Many hazardous chemicals are used in fragrances without regulatory oversight!
Unilever will voluntarily disclose all chemicals in its fragrances, exceeding U.S. regulatory requirements, and will complete the task by 2018.
The International Fragrance Association states that over 3,000 chemicals are used to make fragrances, but only 200 of them are regulated. U.S. regulations do not require full disclosure, which means listing “fragrance” on the label is acceptable.
Unilever will list the chemicals in fragrances on their website. In addition, individual product information will be available on SmartLabel, a tool that gives consumers ingredient information for a range of consumer products.
Unilever will elevate itself to a leadership position by taking this pro-active stance, and the hope is that other brands will follow suit. NGO, Women’s Voices for the Earth, has worked tirelessly to increase fragrance disclosure and educate women about the dangers of hazardous chemicals to human and environmental health. They have also shown that many people, especially women, are very sensitive to fragrances, and that the number of people affected is increasing.
Let’s drill down a little bit more on fragrances to understand the concerns.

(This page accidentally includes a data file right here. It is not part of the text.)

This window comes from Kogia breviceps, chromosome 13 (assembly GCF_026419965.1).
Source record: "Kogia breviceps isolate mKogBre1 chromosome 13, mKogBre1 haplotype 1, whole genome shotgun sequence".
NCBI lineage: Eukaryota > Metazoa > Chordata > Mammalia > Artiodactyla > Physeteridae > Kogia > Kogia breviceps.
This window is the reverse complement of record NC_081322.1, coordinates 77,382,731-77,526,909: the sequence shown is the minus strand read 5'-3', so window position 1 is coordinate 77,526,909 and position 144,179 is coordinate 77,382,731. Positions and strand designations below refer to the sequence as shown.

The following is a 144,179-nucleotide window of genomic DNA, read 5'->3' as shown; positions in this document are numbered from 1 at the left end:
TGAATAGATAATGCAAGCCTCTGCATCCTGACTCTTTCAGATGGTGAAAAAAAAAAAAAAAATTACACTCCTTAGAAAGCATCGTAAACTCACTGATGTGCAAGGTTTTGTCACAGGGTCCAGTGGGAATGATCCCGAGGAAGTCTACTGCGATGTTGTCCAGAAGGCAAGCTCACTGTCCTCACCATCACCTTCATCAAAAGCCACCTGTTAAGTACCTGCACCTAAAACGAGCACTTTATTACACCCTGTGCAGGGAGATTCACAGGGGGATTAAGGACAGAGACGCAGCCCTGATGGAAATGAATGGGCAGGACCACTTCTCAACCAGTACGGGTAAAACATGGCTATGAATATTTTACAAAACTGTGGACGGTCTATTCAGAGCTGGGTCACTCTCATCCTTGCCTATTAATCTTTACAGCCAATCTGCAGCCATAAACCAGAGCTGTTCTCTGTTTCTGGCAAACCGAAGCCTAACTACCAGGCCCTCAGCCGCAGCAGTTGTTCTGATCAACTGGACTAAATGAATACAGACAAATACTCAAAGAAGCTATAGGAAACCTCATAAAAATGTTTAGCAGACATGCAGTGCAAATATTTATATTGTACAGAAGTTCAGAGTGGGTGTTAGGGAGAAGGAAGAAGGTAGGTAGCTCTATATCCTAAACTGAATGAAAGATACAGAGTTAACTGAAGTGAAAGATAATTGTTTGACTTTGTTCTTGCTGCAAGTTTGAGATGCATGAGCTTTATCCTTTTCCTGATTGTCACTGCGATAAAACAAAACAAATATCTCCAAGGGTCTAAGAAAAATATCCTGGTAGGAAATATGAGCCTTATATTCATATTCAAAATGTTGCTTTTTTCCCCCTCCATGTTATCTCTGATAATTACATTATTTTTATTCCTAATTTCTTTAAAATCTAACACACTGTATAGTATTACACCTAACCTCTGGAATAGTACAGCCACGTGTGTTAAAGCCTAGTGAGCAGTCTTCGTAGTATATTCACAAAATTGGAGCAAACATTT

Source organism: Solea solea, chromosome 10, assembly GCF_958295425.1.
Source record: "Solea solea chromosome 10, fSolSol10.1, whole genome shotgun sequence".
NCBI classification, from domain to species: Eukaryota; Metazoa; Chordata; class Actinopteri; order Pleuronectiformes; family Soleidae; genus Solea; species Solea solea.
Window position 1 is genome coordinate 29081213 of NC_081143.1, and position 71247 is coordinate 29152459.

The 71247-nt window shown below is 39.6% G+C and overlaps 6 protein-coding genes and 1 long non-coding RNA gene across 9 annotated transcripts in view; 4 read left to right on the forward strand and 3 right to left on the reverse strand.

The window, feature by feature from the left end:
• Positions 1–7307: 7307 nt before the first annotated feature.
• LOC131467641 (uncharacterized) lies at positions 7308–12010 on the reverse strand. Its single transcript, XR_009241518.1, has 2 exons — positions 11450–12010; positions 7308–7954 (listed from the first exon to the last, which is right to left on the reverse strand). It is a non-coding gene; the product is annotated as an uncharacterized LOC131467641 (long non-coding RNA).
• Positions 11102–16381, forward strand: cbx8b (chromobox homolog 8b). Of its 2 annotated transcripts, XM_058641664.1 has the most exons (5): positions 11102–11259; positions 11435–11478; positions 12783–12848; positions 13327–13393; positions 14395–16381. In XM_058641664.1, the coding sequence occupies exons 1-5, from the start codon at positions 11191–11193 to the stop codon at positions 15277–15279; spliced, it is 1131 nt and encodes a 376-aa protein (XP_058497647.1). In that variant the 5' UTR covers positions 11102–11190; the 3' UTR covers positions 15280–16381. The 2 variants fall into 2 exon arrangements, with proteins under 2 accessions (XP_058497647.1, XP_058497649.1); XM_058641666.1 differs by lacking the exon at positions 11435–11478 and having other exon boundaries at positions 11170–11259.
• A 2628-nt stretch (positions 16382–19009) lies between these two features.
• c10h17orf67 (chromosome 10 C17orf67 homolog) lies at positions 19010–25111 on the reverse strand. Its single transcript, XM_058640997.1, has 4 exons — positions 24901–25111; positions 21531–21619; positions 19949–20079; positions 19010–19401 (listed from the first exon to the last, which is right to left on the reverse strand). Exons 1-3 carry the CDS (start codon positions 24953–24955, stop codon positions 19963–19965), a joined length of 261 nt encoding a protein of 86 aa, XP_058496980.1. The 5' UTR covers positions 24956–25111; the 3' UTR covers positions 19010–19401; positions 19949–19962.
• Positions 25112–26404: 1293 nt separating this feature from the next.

What health concerns are associated with fragrances?
Fragrances in personal care products are the second most common cause of allergic skin reactions. Acute health issues include:
What hazardous chemicals are used in fragrances?
A fragrance is defined as a substance that provides a smell and fragrances can be made from synthetic or natural chemicals, such as lavender or peppermint. Some of the most hazardous known chemicals in fragrances include:
How are brands and retailers proactively managing “fragrances?”
Many brands, especially those that make personal care products, have a fragrance-free selection. Brands such as Method and Seventh Generation incorporate green chemistry principles into their R&D process.
Target has introduced a chemicals management strategy that addresses transparency as one of its key components, although they have not stated a strategy to address fragrances yet.
What should consumers do?
Consumers can reduce their exposure to fragrances by:
The ever increasing importance of transparency and disclosure is not going away, and fragrance disclosure is one excellent example of just that.
Impacts to your business? Questions to consider:
Is your company proactive by getting ahead of regulations?
Is transparency and disclosure important as part of your sustainability program?
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